When I lived my childhood in Miami, the beaches served as the primary swimming venue. We did not learn to swim, however, at the beach. We learned to swim at county parks and recreation pools. And in several cities where I have lived the only place most people could swim was at the city or county pool.
Over the years, as my parents became more affluent, we lived in neighborhoods that boasted of pools for the exclusive use of the homeowners. If I remember accurately, my friends and I spent at least part of every summer day at the neighborhood pool. Dozens of kids swarmed all over the grounds, either swimming or enjoying the playground equipment. I never much thought about it before, but I guess the attraction of a neighborhood pool was its convenience and the escape it provided from swimming with strangers from another part of town. A bit of privacy if you will.
Now I own a home in a neighborhood with a pool. On my days off from work I will spend an hour or so taking in the sun and swimming for a few minutes. I usually make my way down early in the morning before the space gets too crowded and the day gets too hot. Early in the morning I share the pool with some older women swimming in their burqas accompanied with their grand kids. I have made it down to the pool in the afternoon, but the state of affairs becomes much hotter in a number of ways. The afternoon temperatures make even the poolside much too unbearable for this fifty-something year old man. In addition, the handful of neighborhood college girls make their way down to the pool by then, turning up the temperature in a manner of speaking. (I still ponder how to react. At my age is appreciating a college girl stretched out on a chaise lounge an "innocent pleasure of life" thing? Or is it a "creepy old man thing?"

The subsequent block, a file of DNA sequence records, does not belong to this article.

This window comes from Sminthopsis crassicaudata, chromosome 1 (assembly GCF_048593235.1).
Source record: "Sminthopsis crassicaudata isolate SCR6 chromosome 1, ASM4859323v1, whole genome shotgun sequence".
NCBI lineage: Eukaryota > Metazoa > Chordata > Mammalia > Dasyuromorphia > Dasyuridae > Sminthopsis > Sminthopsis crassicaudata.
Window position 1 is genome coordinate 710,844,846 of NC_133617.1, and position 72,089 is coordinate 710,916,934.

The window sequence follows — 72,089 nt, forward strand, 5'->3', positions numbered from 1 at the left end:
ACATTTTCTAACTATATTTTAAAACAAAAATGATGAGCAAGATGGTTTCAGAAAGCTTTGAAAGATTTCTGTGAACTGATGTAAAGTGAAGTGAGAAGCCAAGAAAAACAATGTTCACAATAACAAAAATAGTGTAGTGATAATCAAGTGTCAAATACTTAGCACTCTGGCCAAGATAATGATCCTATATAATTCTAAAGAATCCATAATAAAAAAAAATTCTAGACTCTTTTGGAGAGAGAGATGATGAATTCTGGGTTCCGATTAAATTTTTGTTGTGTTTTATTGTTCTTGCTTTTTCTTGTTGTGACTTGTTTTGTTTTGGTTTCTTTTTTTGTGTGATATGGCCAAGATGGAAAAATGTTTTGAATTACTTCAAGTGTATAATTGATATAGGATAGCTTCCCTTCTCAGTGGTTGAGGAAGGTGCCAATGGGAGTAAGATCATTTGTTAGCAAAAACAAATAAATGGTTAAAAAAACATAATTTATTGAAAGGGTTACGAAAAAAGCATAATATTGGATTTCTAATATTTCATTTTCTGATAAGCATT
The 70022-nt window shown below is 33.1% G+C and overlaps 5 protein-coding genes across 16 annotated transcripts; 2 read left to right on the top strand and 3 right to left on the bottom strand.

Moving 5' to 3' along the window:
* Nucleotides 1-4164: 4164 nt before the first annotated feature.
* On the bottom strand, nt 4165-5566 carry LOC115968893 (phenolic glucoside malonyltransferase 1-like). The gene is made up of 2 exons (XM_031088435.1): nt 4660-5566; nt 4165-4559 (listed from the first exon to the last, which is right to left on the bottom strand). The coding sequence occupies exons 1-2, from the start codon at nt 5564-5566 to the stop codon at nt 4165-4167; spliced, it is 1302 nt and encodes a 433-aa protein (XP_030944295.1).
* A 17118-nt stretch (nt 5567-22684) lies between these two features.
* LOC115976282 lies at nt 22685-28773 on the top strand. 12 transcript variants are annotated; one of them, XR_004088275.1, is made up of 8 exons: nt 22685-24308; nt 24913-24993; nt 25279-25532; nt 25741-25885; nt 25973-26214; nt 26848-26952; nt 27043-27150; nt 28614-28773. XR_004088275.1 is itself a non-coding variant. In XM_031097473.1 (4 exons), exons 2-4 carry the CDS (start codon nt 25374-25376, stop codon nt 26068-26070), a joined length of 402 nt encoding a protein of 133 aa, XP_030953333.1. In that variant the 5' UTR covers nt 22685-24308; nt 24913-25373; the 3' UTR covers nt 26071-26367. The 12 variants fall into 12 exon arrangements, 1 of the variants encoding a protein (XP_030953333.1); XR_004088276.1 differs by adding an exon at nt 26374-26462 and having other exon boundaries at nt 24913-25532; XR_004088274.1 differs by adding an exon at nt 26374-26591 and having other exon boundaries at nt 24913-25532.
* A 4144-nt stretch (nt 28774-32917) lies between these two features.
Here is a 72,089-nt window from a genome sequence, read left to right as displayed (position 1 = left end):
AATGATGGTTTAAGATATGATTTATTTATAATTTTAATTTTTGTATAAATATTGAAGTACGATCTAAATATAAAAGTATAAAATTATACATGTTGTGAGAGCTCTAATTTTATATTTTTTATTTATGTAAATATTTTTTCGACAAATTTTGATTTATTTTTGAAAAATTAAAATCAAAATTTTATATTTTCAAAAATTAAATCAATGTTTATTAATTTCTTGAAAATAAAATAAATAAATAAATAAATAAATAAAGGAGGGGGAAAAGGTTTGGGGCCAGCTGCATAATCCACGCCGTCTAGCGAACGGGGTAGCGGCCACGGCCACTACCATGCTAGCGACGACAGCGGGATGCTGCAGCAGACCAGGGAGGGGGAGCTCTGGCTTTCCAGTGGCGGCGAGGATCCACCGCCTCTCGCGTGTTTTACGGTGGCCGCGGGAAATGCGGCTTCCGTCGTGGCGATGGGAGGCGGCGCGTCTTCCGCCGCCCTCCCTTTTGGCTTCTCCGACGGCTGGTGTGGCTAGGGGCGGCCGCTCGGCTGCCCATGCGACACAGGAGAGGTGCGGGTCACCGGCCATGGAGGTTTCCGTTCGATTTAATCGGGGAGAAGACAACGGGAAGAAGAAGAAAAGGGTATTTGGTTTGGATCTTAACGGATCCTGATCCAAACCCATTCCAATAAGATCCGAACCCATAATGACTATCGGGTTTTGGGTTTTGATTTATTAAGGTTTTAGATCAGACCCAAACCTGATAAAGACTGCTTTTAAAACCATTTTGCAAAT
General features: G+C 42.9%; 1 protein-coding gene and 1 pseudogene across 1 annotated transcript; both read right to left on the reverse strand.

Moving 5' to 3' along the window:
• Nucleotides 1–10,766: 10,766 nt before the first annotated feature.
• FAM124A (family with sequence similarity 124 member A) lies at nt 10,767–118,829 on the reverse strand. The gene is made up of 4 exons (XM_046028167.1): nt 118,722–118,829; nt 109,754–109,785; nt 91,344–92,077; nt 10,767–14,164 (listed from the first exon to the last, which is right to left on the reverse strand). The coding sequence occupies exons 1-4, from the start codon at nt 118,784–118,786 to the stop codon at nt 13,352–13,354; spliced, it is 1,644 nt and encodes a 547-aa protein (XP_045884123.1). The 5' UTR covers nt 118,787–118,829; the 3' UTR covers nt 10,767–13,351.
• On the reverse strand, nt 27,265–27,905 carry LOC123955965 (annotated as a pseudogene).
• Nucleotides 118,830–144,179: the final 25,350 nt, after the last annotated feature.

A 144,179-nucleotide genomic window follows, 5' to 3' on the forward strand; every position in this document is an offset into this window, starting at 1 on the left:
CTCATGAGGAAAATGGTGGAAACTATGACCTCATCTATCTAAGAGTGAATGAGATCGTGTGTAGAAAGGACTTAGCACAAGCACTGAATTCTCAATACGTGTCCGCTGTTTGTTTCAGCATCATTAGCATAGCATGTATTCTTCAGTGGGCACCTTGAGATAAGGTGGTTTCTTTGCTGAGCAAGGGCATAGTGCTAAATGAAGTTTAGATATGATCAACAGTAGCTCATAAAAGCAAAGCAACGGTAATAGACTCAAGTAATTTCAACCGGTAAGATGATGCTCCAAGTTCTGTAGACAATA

A couple of observations along the way. First, my neighborhood pool never attracts the number of kids that the pool of my childhood. Do kids today have other interests? Do they instead play video games about swimming, manipulating their third level gnome through a gauntlet of swimmers, rafts, and noodles to some confrontation with "the boss"--the lifeguard?
Second, and more to the point of this post, I notice the number of neighbors who have dropped $30,000 or more to put a pool in their backyard. I can stand on my front porch and point to six neighbors with concrete dug-in pools in their back yard. They seek privacy not only from the strangers that they encounter at a city pool, but also from their closest neighbors.
Its my neighborhood pool on the internet!